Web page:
Fox and Quail Farm, Kangaroo Valley
Ken grows heirloom vegetables without synthetic chemicals. He sells to local outlets and at the farm gate.
Green Goddess Farm, Findon Creek
Rhys Minton and Sasha Welker grow up to 40 different kinds of vegetables, fruits and flowers on their 3.5 acre certified organic farm–everything from artichokes to zucchini and apples to zinnias.
Hungry Earth Agroecology, Byron Bay
To an organic standard, the Hungry Earth team plant and nurture vegetables on a plot at The Farm. Each Monday, they harvest and pack the veges into boxes for lucky locals.
Kurrawong Organics, Bathurst
Lesley, Quentin Bland and son Alex specialise in brassicas: broccoli, cauliflower, cabbage and brussel sprouts. They also grow apples, stonefruit, herbs, kale, fennel and spinach. Their market customers enjoy freshly picked produce. Tip from @DairyGoodness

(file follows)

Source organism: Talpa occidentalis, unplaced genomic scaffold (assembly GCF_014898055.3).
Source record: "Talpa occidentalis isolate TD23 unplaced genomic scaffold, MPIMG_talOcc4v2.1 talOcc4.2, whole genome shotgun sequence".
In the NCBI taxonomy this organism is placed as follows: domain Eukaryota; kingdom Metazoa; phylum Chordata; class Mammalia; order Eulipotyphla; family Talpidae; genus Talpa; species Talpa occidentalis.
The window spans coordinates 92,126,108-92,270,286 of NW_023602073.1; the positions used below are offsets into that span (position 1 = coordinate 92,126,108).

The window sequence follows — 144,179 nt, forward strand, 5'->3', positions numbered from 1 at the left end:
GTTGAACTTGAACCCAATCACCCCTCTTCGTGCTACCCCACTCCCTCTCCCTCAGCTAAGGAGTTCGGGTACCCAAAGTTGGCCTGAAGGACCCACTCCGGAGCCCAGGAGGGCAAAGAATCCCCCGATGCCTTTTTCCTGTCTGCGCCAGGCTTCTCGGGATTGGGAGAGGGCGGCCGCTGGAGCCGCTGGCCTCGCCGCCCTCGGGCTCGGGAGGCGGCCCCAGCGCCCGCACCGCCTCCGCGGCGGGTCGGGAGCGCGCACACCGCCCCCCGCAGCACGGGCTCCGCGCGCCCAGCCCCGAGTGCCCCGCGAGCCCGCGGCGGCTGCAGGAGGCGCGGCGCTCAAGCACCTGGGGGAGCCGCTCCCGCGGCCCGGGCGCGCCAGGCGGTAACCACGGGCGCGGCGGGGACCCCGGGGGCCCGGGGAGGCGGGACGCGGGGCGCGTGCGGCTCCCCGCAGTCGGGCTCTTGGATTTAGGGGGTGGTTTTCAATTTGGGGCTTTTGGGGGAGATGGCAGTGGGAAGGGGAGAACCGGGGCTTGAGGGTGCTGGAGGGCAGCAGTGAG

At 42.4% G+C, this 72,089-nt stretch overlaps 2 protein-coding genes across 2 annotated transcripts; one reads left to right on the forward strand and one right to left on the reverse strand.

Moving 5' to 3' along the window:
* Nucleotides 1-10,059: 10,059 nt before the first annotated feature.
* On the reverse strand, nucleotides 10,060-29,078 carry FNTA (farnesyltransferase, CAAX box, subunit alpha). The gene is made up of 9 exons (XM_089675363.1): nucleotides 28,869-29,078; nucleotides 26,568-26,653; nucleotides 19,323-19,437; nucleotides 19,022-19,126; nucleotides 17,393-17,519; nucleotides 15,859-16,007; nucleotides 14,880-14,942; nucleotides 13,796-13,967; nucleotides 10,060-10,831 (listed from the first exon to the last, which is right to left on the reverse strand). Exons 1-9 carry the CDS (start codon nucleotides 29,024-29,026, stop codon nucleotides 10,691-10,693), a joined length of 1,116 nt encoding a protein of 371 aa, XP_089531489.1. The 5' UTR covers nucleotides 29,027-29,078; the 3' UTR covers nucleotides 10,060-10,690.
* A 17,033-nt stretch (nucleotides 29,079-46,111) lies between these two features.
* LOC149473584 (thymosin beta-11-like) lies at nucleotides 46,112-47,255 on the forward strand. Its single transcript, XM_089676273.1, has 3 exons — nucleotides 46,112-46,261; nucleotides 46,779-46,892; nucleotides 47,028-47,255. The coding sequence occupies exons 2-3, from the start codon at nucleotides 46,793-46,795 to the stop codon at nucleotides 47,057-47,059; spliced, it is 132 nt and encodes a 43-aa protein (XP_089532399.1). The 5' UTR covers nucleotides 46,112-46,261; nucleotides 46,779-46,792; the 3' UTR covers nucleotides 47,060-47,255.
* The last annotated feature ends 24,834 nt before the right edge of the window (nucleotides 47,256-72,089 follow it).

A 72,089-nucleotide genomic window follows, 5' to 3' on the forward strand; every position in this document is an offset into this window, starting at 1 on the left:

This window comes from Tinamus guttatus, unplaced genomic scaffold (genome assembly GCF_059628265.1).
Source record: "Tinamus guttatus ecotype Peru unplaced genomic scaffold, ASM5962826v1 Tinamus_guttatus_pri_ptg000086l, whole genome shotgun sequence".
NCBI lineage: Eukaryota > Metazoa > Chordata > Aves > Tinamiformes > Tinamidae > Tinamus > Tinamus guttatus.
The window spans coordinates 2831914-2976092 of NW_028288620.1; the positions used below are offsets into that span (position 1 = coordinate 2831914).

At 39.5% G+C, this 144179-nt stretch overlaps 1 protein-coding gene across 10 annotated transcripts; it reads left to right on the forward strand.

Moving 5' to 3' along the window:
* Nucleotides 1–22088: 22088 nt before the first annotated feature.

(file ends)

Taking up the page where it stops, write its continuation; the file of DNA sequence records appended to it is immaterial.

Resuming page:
Mahbrook Organics, Albion Park
Brothers Chris and Adam Bridger, along with their families, have turned their passion for permaculture into a certified organic farm. They grow a wide variety of produce including leafy greens, lettuce, shallots, leeks, cabbages, broccoli, beetroot, herbs and garlic.
The Mandarin Bend, Girralong
Tom Macindoe and Kaycee Simuong grow a range of seasonal, certified organic produce. Interesting and beautiful produce include purple amaranth, Egyptian spinach, Thai round eggplants and Turkish orange eggplants alongside all the usual favourites.
Mayfield Farm, Dorrigo Plateau
A variety of seasonal vegetables are grown, including chemical-free potatoes. The orchard produces apples, pears, peaches, nectarines, plums and more. The fruit trees are sprayed annually with preparation allowed for organic gardeners.
Moonacres Farm, Fitzroy
Phil Lavers and his team grow seasonal vegetables on the certified organic farm, including kale, rhubarb, and potatoes, plus fruit like plums, apples and nashi pears.
Near River Produce, Hollisdale
Andrew and Therese Hearne left Sydney to follow their dream of owning a farm and producing food for their community. They deliver boxes that include produce from six to seven organic (or in-conversion) farmers.